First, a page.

October 19

Incorporating Your Residents Association The following information is provided for the benefit of residents of villages within the Hampshire Property Group portfolio and explains Hampshire’s desire that residents es- tablish incorporated associations to control resident initiated activities and likewise ex- plains our request that such incorporated associations take out insurance cover. From the outset it should be noted that there is no requirement contained within the Res- idential Parks Act for residents to establish an incorporated association or that they take out insurance cover. Residents are generally free, within the confines of the Act, to deter- mine whether they wish to have a Residents Committee and or a Liaison Committee. Notwithstanding that the Residential Parks Act is silent on the need or desirability of es- tablishing an incorporated association of residents, it is in our view best practice and is therefore encouraged. It should be noted that the incorporation of a resident’s association does not restrict resi- dent’s ability to continue to have a separate Residents Committee or resident representa- tives on a Liaison Committee, if they wish. As a matter of practice, we would expect that residents will elect/ or their elected officers will appoint representatives to the Liaison Committee but that any functions of a Residents Committee would be undertaken by the elected Board of the incorporated Residents Association. There are a number of reasons why residents should incorporate a residents association under the Associations Incorporation Act 1981, rather than merely relying upon those provisions of the Residential Parks Act and Residential Parks Regulations governing the establishment and operation of a Residents Committee and or a Liaison Committee. Incorporation of an association establishes an organisation as a legal entity in its own right, separate from its individual members and its officers. Incorporation helps to: protect individual members and officers of the residents association from the debts and liabilities of the association; ensure that property purchased by residents for the use of village residents, continues to be available for use by residents despite subsequent changes to the association’s membership; and clarify the binding rules of the association, including mandating requirements for qual- ifying as a member, timing of regular resident meetings, the provision of access to information including minutes and financial accounts and the manner of periodical- ly electing a Board or leadership committee for the association. In our experience, unincorporated associations of residents often do not adequately ad- dress the ongoing rules of the association and the relationship of members and their committee. There is a great deal of uncertainty as to how unincorporated resident associ- ations should operate and significant question marks as to how property of the unincor- porated association Why should you incorporate a residents association?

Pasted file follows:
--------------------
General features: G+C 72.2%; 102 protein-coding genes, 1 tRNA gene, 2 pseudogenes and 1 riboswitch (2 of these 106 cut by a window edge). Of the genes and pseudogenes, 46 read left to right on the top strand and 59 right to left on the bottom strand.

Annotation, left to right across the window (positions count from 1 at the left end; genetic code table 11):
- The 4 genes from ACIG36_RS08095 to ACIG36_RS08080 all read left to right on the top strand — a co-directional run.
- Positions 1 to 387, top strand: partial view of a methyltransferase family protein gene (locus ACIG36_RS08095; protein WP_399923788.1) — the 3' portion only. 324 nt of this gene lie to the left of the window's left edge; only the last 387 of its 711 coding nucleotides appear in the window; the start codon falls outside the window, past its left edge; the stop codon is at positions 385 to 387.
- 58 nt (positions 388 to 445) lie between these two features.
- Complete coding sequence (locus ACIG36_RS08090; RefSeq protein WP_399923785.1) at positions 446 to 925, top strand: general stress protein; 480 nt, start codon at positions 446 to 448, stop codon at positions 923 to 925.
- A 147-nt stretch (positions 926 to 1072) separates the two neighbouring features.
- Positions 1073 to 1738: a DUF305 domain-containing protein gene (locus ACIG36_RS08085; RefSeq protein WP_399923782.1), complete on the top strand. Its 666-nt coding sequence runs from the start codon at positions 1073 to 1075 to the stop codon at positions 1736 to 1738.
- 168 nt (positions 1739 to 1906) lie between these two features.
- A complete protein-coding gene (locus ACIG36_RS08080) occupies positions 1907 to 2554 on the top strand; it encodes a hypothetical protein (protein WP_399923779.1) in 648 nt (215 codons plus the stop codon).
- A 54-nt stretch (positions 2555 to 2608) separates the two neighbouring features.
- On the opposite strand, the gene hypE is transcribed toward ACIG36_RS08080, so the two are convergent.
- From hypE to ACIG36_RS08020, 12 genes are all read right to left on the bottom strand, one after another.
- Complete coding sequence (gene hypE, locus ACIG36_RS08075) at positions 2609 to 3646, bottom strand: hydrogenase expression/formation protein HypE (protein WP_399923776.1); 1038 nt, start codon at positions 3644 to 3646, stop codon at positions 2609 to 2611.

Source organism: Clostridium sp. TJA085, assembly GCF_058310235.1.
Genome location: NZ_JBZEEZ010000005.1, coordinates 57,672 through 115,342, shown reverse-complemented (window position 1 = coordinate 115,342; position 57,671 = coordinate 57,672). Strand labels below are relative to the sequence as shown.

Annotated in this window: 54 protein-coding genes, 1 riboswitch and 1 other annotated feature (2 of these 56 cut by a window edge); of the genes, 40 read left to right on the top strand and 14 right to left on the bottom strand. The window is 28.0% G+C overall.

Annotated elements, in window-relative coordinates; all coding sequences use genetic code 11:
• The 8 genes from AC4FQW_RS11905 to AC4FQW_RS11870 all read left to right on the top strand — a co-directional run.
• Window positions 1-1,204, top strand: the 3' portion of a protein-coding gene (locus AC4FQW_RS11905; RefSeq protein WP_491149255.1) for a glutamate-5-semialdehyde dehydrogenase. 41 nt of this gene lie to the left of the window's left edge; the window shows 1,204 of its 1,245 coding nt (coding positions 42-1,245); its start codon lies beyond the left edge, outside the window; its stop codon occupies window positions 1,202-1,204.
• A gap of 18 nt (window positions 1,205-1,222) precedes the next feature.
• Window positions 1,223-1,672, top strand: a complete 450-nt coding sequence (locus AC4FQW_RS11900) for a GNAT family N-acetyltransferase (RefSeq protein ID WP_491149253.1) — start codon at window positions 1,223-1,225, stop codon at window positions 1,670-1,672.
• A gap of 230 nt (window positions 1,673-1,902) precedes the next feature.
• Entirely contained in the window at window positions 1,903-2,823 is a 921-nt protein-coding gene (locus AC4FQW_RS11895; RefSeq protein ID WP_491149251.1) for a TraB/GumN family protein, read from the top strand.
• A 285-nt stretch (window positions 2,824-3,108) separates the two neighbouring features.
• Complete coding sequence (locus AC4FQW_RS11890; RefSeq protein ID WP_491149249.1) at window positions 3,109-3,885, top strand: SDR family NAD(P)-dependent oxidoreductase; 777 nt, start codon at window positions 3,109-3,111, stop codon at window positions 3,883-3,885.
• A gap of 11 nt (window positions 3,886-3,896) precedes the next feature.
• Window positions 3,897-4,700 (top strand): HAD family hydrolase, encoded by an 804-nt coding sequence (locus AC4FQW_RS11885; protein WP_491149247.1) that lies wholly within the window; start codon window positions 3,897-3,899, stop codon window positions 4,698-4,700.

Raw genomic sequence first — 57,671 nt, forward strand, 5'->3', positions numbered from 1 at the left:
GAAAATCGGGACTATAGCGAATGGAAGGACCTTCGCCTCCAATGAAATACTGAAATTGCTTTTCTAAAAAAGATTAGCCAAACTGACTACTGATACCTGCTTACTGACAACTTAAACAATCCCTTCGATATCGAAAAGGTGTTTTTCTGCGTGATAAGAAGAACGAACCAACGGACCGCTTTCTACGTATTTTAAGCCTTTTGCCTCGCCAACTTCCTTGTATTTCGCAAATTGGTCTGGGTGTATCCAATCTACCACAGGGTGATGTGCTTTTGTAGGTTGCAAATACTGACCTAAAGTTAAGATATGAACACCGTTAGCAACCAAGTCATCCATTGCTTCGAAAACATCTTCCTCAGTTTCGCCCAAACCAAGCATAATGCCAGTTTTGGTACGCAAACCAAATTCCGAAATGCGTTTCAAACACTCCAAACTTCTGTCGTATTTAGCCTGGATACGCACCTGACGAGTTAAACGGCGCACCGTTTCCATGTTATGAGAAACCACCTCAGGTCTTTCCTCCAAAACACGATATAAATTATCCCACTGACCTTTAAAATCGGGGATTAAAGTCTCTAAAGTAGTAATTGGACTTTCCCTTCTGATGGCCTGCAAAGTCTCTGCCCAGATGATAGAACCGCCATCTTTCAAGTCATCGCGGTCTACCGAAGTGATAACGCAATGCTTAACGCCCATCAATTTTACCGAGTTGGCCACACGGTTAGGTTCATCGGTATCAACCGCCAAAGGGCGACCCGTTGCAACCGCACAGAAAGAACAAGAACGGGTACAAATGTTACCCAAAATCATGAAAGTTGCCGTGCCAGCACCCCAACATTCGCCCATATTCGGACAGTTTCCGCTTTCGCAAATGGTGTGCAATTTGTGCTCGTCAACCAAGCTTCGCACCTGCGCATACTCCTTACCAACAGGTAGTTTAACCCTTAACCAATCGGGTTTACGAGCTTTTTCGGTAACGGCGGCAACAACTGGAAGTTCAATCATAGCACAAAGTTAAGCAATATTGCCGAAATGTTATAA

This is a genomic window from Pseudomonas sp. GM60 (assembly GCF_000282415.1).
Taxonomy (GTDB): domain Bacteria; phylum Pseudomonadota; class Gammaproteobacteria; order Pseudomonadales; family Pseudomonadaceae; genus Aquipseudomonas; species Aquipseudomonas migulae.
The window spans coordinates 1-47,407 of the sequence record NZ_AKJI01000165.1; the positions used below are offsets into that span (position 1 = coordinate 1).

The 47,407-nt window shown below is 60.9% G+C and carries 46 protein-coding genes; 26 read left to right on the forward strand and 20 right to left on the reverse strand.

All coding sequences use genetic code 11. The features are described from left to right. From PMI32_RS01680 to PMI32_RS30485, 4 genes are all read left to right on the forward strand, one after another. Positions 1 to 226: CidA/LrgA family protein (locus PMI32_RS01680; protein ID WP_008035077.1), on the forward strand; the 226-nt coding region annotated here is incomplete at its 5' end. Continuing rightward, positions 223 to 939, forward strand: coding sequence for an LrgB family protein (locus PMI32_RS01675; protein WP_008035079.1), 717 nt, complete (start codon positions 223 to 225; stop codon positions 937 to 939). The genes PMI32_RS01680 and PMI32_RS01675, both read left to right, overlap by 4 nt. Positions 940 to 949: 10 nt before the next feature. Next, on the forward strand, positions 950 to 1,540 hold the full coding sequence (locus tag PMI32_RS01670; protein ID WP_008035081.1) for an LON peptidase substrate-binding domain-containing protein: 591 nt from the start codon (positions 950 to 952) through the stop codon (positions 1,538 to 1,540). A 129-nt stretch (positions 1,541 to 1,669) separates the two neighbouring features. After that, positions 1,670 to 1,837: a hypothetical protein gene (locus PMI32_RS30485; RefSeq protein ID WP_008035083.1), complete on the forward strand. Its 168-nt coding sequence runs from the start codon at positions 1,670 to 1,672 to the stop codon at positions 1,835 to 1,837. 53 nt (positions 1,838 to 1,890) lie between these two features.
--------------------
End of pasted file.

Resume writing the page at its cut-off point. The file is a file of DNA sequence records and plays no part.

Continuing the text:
Made with FlippingBook - professional solution for displaying marketing and sales documents online